En español | Palliative care is specialized medical care for people with serious illnesses that focuses on relief from symptoms and stress.
Palliative care is provided by a specially trained team, usually led by a doctor who works alongside a nurse, a social worker and other providers as necessary. This unit collaborates with a patient's main medical team to provide extra support during any stage of a serious illness.
The goal of palliative care is to improve quality of life for both the person coping with an illness and the family, including caregivers.
"Palliative care can help caregivers fill in the gaps,” says Andrew Esch, a palliative care physician and a consultant for the nonprofit Center to Advance Palliative Care. “We help with things like pain and symptom management, communicating with patients and coordinating their care with all of their other doctors.”
Benefits of palliative care
Palliative care is based on need, not prognosis. It can be appropriate at any age and during any stage of a serious illness, whether the condition is curable, life-threatening or chronic. Palliative care can be provided alongside curative treatments like chemotherapy, radiation or surgery.
According to the Center to Advance Palliative Care, the illnesses most commonly treated with palliative care are heart disease, cancer, stroke, diabetes, kidney disease, Parkinson's disease and Alzheimer's disease.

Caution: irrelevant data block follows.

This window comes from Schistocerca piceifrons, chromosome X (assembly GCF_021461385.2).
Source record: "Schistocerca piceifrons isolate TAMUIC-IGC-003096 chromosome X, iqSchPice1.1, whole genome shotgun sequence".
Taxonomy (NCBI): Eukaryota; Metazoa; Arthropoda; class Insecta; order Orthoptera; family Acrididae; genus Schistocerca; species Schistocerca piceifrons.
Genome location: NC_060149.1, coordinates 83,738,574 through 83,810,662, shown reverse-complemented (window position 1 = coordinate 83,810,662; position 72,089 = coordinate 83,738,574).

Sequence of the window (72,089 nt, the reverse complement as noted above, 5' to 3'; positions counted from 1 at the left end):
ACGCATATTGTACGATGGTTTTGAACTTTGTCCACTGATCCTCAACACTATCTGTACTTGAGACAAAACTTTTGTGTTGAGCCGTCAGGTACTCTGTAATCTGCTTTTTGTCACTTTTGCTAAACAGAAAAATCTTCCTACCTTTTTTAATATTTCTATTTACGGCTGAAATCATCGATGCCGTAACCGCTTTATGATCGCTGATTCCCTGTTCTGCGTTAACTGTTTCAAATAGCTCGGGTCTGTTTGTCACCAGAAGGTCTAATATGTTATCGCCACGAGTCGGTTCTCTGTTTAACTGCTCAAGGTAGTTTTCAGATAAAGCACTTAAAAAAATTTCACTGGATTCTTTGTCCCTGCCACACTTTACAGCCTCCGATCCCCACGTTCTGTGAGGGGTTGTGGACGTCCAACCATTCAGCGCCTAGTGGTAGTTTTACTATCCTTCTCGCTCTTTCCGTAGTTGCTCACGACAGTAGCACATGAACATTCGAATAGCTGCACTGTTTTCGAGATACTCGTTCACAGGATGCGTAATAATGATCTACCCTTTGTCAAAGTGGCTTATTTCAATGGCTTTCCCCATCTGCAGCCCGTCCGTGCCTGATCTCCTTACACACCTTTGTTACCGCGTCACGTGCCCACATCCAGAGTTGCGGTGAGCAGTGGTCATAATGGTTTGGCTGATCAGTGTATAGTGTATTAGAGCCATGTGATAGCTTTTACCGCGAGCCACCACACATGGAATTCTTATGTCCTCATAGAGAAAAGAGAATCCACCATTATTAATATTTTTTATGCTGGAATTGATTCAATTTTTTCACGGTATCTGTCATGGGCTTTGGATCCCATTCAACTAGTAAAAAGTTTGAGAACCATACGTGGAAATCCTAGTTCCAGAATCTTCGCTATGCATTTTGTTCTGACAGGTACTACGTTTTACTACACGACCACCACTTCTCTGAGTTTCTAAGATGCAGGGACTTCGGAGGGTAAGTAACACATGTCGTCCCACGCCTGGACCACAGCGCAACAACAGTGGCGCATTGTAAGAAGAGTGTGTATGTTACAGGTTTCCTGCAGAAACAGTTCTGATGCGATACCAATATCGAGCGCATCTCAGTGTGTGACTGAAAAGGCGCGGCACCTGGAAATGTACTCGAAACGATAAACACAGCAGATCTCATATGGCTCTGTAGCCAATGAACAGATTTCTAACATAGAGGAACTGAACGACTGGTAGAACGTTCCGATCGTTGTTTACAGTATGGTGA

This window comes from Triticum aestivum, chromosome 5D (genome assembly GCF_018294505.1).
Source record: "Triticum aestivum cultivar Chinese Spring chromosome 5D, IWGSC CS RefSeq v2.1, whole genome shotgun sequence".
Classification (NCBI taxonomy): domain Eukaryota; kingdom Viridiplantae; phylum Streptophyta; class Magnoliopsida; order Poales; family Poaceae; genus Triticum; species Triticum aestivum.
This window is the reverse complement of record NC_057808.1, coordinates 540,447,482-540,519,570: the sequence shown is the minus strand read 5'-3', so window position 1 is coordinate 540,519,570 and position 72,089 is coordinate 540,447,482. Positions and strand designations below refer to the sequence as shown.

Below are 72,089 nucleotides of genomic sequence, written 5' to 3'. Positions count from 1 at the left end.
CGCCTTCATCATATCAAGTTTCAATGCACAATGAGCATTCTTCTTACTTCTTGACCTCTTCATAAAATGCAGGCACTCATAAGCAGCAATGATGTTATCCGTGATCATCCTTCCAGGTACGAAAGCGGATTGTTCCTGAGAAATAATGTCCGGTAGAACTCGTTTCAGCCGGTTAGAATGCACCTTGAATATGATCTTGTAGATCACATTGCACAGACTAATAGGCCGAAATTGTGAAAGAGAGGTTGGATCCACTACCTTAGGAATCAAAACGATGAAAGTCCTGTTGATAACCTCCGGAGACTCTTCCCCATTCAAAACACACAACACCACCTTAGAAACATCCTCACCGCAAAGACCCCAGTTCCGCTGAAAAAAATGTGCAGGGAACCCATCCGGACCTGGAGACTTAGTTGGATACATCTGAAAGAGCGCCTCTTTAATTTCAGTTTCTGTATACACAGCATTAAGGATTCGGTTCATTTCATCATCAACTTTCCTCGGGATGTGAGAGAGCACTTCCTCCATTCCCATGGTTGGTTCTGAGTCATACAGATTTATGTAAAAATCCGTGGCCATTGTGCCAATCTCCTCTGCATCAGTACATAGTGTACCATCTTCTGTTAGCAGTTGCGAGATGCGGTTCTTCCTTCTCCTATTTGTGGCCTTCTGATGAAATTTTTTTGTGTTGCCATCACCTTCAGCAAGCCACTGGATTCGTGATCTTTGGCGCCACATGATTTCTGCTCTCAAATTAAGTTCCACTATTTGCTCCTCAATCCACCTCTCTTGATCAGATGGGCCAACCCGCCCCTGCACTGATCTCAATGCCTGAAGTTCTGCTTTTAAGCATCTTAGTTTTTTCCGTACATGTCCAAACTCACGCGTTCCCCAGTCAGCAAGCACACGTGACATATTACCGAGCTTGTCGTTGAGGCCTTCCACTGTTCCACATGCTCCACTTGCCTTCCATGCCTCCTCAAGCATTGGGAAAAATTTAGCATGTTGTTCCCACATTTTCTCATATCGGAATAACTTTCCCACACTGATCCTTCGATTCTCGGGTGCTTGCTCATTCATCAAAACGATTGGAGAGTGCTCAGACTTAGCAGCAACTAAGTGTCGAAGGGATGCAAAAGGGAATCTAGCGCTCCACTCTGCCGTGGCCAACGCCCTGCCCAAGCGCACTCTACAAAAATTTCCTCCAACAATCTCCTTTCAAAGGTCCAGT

Research shows that palliative care improves pain and symptoms, increases family satisfaction with the care loved ones receive and reduces health care costs. It has even been shown to help some patients live longer.
Palliative treatment can be provided in a hospital, an outpatient clinic, a nursing home, an assisted living facility or at home. Palliative care teams take a holistic, or whole-person, approach to help improve a patient's quality of life in areas such as:
- Pain and symptom management. This might include prescribing medication or using other methods to address pain and symptoms like shortness of breath, nausea, disorientation, fatigue and loss of appetite.
- Emotional, psychological and spiritual well-being. “Not all suffering is physical,” Esch says. Palliative care can help address a person's mental health in addition to physical symptoms. One-on-one counseling, referrals to a psychologist or other provider, and meetings with a religious or spiritual adviser may be part of palliative treatment.
- Practical and logistical support. The palliative regimen might include coordination of transportation services, meal delivery or other individualized support, ranging from financial counseling to finding someone to watch your loved one's pets during medical appointments.
How to get palliative care
People can start the process by asking their primary care doctor or the physician overseeing their treatment (for example, an oncologist or neurologist) for a referral to a palliative care specialist.
Online research can also help. The Center to Advance Palliative Care offers a comprehensive, searchable directory of providers. Most hospitals offer palliative care services, the organization says, but access can still be limited in some areas, including the south-central United States and rural regions.